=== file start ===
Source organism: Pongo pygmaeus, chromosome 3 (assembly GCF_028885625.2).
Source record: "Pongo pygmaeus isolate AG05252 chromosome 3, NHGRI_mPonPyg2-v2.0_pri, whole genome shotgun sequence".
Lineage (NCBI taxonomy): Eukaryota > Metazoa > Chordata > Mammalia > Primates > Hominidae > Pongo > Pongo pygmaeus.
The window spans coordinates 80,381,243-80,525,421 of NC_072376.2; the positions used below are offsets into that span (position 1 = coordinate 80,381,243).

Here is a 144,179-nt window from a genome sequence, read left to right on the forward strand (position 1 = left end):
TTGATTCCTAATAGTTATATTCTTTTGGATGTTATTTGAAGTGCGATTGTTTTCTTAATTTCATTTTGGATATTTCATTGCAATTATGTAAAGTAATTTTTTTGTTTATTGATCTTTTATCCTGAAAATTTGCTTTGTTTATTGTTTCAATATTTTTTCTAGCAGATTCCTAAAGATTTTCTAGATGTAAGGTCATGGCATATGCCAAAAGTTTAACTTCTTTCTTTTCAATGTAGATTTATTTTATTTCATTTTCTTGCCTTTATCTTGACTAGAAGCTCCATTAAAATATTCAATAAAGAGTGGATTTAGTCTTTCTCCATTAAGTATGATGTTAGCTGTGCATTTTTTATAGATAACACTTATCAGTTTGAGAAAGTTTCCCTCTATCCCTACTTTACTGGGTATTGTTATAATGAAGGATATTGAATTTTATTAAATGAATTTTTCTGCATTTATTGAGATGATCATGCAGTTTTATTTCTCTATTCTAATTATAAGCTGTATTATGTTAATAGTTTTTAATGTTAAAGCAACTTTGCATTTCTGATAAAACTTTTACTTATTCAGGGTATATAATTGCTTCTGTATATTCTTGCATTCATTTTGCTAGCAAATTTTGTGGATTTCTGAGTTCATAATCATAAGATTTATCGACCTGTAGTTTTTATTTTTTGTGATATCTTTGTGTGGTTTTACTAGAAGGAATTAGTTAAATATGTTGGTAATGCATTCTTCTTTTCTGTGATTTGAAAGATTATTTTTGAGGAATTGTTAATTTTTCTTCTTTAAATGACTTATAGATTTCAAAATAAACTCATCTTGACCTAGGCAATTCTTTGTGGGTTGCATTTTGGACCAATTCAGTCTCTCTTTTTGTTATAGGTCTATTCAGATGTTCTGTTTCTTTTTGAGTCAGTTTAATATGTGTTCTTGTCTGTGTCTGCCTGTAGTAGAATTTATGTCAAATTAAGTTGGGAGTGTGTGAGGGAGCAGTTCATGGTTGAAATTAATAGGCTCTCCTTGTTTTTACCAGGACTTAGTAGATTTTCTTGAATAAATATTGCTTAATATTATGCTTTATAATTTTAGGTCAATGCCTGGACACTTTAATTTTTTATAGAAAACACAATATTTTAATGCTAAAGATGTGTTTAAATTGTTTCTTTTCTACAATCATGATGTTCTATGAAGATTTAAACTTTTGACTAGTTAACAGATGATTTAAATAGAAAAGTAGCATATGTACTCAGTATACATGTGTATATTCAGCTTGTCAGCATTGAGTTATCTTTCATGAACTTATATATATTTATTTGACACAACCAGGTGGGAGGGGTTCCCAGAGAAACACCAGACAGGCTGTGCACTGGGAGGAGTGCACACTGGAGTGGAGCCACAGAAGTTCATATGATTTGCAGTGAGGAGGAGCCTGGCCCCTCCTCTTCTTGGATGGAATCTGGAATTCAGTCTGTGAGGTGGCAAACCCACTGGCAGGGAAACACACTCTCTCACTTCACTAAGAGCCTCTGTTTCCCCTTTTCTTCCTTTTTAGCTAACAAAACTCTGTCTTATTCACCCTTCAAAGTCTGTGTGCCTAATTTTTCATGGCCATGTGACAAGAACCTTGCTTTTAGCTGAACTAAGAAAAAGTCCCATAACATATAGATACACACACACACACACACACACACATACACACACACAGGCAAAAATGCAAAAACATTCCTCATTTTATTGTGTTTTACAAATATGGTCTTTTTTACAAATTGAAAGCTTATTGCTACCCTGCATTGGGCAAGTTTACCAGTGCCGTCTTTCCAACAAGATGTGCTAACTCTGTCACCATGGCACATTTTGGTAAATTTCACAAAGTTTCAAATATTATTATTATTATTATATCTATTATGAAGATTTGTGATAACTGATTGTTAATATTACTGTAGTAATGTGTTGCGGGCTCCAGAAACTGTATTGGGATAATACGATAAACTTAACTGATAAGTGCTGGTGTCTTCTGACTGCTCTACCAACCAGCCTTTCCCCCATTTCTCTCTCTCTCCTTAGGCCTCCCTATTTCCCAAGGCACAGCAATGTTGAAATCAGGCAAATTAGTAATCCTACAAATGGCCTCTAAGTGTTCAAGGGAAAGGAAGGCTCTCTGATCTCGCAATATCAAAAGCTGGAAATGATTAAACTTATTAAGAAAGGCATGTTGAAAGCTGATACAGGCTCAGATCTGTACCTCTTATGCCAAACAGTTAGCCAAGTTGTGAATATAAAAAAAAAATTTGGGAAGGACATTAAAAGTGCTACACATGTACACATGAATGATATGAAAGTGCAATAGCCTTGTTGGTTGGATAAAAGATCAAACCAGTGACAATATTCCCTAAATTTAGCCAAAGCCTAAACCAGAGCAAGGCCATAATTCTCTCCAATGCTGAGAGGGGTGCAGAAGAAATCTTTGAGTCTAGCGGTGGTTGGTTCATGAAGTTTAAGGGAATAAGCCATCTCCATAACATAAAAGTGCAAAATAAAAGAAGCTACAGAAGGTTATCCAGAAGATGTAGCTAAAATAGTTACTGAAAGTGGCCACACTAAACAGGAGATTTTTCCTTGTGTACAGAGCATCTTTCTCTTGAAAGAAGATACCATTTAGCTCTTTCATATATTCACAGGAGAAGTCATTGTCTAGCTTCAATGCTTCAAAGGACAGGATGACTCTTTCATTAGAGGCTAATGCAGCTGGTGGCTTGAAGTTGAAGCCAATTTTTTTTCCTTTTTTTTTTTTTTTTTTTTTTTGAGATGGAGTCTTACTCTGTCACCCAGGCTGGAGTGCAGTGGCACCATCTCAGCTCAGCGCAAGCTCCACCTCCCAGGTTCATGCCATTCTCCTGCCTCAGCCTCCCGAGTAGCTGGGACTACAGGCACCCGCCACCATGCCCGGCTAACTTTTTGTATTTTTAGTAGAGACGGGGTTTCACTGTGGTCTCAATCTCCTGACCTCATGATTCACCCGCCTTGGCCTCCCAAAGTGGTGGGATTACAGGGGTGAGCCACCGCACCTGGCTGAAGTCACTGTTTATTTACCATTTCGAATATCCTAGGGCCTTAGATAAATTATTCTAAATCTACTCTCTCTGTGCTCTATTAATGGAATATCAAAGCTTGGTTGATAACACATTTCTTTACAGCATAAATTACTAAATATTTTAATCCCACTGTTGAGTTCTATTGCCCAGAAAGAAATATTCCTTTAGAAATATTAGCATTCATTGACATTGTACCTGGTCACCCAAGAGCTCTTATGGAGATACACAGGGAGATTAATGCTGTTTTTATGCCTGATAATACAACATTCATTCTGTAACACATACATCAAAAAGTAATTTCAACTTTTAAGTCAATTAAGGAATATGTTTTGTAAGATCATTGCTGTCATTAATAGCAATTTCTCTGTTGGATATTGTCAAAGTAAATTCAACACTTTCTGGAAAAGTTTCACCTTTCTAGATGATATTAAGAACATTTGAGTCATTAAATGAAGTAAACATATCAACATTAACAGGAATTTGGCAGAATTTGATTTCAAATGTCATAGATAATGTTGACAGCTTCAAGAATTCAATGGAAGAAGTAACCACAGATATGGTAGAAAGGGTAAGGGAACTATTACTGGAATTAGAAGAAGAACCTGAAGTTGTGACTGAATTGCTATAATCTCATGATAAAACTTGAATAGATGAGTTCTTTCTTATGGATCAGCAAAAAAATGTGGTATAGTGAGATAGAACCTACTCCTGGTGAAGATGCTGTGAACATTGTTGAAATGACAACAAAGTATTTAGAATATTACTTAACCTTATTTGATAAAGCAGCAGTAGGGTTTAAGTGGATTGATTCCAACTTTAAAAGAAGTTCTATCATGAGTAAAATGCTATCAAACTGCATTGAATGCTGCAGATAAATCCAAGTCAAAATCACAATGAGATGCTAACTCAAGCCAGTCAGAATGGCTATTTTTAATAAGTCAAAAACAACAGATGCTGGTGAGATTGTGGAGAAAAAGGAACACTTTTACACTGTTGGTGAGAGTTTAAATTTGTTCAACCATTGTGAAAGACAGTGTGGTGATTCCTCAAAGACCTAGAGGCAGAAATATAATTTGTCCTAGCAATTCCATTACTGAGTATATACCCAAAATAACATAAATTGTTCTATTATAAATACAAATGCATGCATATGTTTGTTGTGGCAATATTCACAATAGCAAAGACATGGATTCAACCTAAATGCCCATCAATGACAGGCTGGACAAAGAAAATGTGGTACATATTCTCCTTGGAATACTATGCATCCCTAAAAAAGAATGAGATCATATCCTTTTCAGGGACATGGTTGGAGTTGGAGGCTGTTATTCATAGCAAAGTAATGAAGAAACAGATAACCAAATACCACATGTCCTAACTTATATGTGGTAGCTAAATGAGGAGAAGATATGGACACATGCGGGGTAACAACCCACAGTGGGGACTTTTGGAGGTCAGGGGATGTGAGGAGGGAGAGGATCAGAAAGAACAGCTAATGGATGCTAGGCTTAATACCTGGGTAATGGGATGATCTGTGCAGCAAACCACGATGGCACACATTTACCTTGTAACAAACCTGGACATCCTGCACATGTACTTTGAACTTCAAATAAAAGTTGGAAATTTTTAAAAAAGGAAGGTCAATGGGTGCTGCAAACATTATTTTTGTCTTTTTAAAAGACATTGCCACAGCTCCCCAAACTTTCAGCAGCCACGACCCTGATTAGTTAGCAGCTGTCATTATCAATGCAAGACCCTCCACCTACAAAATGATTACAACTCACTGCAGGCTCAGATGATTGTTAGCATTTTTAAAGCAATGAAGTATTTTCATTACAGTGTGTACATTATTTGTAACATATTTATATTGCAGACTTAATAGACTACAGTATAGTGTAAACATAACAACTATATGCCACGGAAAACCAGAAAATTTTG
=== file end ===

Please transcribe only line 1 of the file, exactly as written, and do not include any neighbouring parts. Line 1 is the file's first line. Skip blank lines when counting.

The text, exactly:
Source organism: Pongo pygmaeus, chromosome 3 (assembly GCF_028885625.2).